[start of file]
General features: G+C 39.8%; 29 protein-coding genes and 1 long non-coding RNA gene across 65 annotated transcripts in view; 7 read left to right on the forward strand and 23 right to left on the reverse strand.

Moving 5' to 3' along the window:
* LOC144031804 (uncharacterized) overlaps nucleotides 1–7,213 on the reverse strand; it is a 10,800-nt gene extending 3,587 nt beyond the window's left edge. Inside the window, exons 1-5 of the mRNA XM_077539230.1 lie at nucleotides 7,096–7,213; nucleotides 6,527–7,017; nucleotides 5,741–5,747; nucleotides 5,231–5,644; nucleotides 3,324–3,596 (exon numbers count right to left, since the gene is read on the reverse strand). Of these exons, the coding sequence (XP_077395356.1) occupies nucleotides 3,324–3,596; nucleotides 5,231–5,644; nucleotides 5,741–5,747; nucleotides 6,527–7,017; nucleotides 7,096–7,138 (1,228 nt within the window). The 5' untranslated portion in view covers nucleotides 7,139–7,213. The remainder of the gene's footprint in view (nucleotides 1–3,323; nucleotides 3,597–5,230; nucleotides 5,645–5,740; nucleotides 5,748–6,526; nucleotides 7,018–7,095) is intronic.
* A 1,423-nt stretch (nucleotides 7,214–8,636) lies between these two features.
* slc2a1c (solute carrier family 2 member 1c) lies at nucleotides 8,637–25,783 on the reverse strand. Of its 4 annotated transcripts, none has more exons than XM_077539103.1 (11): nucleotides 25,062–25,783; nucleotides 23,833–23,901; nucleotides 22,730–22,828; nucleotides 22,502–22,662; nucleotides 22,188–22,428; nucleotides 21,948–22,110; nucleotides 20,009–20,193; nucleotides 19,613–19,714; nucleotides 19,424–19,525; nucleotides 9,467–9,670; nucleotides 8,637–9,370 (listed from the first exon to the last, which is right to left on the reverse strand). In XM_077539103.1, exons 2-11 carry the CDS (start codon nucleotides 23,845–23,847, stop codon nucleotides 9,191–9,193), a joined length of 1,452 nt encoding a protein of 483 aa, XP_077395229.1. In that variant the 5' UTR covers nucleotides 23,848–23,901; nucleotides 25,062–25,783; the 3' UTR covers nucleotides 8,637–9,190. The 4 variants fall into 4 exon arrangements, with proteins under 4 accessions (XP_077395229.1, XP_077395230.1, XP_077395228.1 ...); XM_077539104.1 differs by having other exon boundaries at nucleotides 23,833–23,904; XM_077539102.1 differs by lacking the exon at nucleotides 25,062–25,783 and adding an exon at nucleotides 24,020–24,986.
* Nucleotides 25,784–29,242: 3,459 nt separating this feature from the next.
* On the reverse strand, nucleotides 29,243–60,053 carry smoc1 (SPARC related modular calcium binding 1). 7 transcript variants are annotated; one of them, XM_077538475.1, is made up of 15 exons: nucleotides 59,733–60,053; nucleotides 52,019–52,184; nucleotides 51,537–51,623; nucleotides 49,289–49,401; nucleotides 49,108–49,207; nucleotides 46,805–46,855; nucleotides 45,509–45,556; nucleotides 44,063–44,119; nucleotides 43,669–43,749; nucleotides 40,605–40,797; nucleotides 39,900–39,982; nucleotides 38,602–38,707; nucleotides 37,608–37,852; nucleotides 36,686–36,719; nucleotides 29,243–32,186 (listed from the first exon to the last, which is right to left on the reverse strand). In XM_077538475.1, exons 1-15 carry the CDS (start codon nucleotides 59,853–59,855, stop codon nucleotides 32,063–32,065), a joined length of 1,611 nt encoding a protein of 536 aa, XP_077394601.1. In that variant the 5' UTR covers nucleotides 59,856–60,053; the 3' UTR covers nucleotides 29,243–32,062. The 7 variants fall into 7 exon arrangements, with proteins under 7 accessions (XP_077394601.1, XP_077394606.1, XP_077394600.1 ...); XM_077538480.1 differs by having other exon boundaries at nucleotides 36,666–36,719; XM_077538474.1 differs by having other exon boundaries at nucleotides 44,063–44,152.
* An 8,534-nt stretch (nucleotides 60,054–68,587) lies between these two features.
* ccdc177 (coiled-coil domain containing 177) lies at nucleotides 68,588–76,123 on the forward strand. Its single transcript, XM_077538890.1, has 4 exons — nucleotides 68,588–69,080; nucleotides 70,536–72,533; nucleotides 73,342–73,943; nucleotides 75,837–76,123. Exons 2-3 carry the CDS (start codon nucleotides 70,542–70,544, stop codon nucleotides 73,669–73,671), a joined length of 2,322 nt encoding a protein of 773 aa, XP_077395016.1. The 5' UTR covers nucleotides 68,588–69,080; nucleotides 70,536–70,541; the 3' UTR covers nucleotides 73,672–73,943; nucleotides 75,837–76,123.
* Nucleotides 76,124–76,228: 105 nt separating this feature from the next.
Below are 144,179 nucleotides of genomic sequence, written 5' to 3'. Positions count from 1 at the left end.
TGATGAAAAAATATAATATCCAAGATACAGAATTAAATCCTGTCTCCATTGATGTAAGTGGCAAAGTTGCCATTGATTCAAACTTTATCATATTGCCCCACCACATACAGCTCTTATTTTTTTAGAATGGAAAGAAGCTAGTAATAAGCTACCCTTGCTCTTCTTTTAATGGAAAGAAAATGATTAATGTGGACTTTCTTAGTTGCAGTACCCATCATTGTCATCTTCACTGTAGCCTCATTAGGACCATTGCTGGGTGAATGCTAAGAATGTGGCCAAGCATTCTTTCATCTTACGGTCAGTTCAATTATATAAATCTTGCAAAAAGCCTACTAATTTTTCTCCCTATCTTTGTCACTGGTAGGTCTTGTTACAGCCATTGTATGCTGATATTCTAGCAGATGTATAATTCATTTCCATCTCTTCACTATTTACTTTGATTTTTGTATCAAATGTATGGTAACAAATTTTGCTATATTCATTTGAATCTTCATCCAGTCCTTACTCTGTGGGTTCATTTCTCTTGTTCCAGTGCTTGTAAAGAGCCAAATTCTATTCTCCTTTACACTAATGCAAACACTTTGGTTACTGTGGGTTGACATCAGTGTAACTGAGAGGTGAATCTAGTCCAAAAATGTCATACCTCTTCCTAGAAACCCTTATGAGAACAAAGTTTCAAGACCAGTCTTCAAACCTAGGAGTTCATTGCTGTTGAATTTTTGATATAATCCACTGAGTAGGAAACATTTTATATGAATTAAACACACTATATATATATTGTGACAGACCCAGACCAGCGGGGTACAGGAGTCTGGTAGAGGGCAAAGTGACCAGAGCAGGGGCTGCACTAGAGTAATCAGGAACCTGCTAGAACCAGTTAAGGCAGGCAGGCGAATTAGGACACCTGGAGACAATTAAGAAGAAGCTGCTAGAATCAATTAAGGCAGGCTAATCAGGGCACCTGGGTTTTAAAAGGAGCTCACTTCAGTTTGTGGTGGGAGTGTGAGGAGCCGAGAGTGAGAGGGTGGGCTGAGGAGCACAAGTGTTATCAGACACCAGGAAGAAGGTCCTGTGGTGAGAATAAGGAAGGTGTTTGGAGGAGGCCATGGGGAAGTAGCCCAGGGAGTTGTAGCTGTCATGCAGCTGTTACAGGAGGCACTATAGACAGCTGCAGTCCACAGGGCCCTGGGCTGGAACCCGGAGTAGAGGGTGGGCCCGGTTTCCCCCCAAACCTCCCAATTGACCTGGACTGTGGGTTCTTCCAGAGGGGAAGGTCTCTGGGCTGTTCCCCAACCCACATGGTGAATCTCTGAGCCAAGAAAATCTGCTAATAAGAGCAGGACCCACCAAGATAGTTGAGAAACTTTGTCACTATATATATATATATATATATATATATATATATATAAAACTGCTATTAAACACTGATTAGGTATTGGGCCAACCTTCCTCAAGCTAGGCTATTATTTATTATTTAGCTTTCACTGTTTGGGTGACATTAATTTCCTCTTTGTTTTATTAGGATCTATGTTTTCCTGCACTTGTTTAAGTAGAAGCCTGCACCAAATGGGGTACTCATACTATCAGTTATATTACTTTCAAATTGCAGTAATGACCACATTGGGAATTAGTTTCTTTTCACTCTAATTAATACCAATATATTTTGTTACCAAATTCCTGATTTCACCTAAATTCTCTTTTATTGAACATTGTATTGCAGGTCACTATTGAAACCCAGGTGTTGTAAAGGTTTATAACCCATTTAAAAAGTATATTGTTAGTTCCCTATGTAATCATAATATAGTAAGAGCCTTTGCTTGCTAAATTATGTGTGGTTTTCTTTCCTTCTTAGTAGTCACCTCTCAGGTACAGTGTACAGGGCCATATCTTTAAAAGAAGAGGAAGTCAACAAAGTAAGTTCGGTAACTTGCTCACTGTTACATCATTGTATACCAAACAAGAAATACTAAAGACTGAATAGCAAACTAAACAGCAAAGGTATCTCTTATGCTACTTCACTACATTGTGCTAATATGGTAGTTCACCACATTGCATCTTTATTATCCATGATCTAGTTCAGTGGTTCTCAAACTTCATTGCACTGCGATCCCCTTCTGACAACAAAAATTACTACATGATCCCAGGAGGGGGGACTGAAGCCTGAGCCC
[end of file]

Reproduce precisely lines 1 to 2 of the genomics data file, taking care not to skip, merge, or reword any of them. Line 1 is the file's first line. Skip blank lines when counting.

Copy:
General features: G+C 39.8%; 29 protein-coding genes and 1 long non-coding RNA gene across 65 annotated transcripts in view; 7 read left to right on the forward strand and 23 right to left on the reverse strand.

Moving 5' to 3' along the window: